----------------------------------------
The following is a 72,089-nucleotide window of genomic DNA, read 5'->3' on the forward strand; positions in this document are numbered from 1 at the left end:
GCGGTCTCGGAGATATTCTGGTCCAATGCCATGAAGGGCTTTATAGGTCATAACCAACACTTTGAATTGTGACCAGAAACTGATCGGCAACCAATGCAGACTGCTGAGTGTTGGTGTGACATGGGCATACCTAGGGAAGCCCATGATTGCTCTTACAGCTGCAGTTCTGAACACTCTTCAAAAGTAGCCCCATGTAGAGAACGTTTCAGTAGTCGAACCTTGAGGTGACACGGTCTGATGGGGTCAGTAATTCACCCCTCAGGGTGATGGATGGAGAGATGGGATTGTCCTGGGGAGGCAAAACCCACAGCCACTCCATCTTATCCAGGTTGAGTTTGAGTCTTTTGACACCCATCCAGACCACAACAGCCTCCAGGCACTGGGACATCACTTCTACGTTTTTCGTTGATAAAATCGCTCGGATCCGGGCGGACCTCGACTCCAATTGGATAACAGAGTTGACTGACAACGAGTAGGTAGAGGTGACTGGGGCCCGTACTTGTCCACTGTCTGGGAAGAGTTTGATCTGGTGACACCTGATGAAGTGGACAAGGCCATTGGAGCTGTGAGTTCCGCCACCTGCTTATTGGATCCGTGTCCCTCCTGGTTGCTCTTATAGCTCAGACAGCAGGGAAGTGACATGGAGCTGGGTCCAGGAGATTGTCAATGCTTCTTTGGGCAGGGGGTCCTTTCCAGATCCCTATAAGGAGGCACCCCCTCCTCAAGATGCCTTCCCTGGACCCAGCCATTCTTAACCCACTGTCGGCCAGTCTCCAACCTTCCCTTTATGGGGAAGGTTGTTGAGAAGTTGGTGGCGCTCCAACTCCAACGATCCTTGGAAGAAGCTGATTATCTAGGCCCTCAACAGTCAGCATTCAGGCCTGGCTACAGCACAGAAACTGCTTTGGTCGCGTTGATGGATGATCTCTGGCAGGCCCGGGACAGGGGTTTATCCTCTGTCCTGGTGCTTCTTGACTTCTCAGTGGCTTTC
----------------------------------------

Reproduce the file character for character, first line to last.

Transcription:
The following is a 72,089-nucleotide window of genomic DNA, read 5'->3' on the forward strand; positions in this document are numbered from 1 at the left end:
GCGGTCTCGGAGATATTCTGGTCCAATGCCATGAAGGGCTTTATAGGTCATAACCAACACTTTGAATTGTGACCAGAAACTGATCGGCAACCAATGCAGACTGCTGAGTGTTGGTGTGACATGGGCATACCTAGGGAAGCCCATGATTGCTCTTACAGCTGCAGTTCTGAACACTCTTCAAAAGTAGCCCCATGTAGAGAACGTTTCAGTAGTCGAACCTTGAGGTGACACGGTCTGATGGGGTCAGTAATTCACCCCTCAGGGTGATGGATGGAGAGATGGGATTGTCCTGGGGAGGCAAAACCCACAGCCACTCCATCTTATCCAGGTTGAGTTTGAGTCTTTTGACACCCATCCAGACCACAACAGCCTCCAGGCACTGGGACATCACTTCTACGTTTTTCGTTGATAAAATCGCTCGGATCCGGGCGGACCTCGACTCCAATTGGATAACAGAGTTGACTGACAACGAGTAGGTAGAGGTGACTGGGGCCCGTACTTGTCCACTGTCTGGGAAGAGTTTGATCTGGTGACACCTGATGAAGTGGACAAGGCCATTGGAGCTGTGAGTTCCGCCACCTGCTTATTGGATCCGTGTCCCTCCTGGTTGCTCTTATAGCTCAGACAGCAGGGAAGTGACATGGAGCTGGGTCCAGGAGATTGTCAATGCTTCTTTGGGCAGGGGGTCCTTTCCAGATCCCTATAAGGAGGCACCCCCTCCTCAAGATGCCTTCCCTGGACCCAGCCATTCTTAACCCACTGTCGGCCAGTCTCCAACCTTCCCTTTATGGGGAAGGTTGTTGAGAAGTTGGTGGCGCTCCAACTCCAACGATCCTTGGAAGAAGCTGATTATCTAGGCCCTCAACAGTCAGCATTCAGGCCTGGCTACAGCACAGAAACTGCTTTGGTCGCGTTGATGGATGATCTCTGGCAGGCCCGGGACAGGGGTTTATCCTCTGTCCTGGTGCTTCTTGACTTCTCAGTGGCTTTC